Round 2, Pick 7: D.J. Moore, WR - Maryland Terrapins
D.J. Moore may seem like an intriguing, under-the-radar selection now, but by the time the Bears draft him, he’s going to be over-hyped and the pick will feel predictable and uninspired. I’ve already professed my favorite receiver in this class to be Anthony Miller, but Pace is swayed away from my advice by the temptation of drafting the prospect with the fastest 20-yard shuttle of any receiver in the class.
And in Pace’s defense, Moore is a beautiful fit for the offense the Bears will be running and arguably the best after-the-catch receiver in the draft. Watching his highlight tape, you will see about half the plays are screen-passes or dump-offs that Moore finds a way to take to the end zone. Moore put up a 1,000 yard season with sub-mediocre quarterback play, frequently showing off his ability to adjust to poorly thrown balls and still secure a catch in a position to make a move for more yards.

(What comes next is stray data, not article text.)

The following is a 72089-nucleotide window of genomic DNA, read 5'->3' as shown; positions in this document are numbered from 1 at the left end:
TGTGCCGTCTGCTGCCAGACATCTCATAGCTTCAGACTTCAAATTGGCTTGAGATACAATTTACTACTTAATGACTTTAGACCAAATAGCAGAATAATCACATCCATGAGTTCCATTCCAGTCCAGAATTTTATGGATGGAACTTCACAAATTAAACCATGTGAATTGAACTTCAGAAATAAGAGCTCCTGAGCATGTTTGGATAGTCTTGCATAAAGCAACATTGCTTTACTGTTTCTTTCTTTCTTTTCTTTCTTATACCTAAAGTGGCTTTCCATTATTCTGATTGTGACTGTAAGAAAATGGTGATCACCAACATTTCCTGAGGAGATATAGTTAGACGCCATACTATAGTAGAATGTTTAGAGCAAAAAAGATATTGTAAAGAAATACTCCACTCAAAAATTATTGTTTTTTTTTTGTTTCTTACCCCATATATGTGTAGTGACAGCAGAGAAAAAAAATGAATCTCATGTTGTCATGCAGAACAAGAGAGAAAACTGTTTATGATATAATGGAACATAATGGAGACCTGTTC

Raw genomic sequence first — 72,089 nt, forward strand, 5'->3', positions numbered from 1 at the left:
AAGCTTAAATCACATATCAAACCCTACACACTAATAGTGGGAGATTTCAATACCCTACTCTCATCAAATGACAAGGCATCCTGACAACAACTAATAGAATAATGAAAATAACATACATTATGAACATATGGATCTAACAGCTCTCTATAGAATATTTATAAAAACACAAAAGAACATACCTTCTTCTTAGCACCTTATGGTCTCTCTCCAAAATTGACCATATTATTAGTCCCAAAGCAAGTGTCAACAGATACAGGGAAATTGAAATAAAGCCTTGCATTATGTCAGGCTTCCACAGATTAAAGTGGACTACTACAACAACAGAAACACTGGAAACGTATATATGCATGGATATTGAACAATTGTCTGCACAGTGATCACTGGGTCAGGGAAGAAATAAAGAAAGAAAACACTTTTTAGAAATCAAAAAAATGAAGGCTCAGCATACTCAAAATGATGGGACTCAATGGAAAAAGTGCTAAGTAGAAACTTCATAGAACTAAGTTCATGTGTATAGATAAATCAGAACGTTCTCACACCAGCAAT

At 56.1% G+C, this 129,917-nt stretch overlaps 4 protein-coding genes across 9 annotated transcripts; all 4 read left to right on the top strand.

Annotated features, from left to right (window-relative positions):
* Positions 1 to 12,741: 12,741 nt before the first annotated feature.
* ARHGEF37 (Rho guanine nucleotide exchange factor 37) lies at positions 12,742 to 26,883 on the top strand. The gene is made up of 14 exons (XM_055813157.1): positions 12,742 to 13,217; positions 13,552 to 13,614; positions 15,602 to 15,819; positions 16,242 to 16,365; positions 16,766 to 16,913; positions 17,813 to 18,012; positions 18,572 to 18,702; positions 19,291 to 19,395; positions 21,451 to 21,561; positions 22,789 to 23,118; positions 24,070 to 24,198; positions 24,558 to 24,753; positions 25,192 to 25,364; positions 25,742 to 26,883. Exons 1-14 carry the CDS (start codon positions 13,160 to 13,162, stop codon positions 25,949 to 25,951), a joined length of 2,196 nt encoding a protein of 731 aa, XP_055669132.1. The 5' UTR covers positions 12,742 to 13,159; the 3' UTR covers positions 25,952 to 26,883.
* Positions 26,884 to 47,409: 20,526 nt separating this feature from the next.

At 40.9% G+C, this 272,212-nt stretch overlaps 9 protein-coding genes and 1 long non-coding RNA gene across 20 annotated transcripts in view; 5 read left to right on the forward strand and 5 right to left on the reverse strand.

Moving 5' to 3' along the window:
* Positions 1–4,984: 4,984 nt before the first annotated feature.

Ultimately, Moore is the perfect chess piece to pair with Cameron Meredith and free-agent acquisitions Marqise Lee and Brice Butler. Together, they form diverse and versatile receiver corps that threatens all areas of the field and constantly leaves Moore open in space where he’s able to punish defenses for 500 yards after the catch in his rookie season.
Some will consider it a reach when the Bears take this draft riser from a tiny school in the northern California woods, but Ryan Pace had his mind set on drafting Cappa ever since January, when he read Jacob’s article here.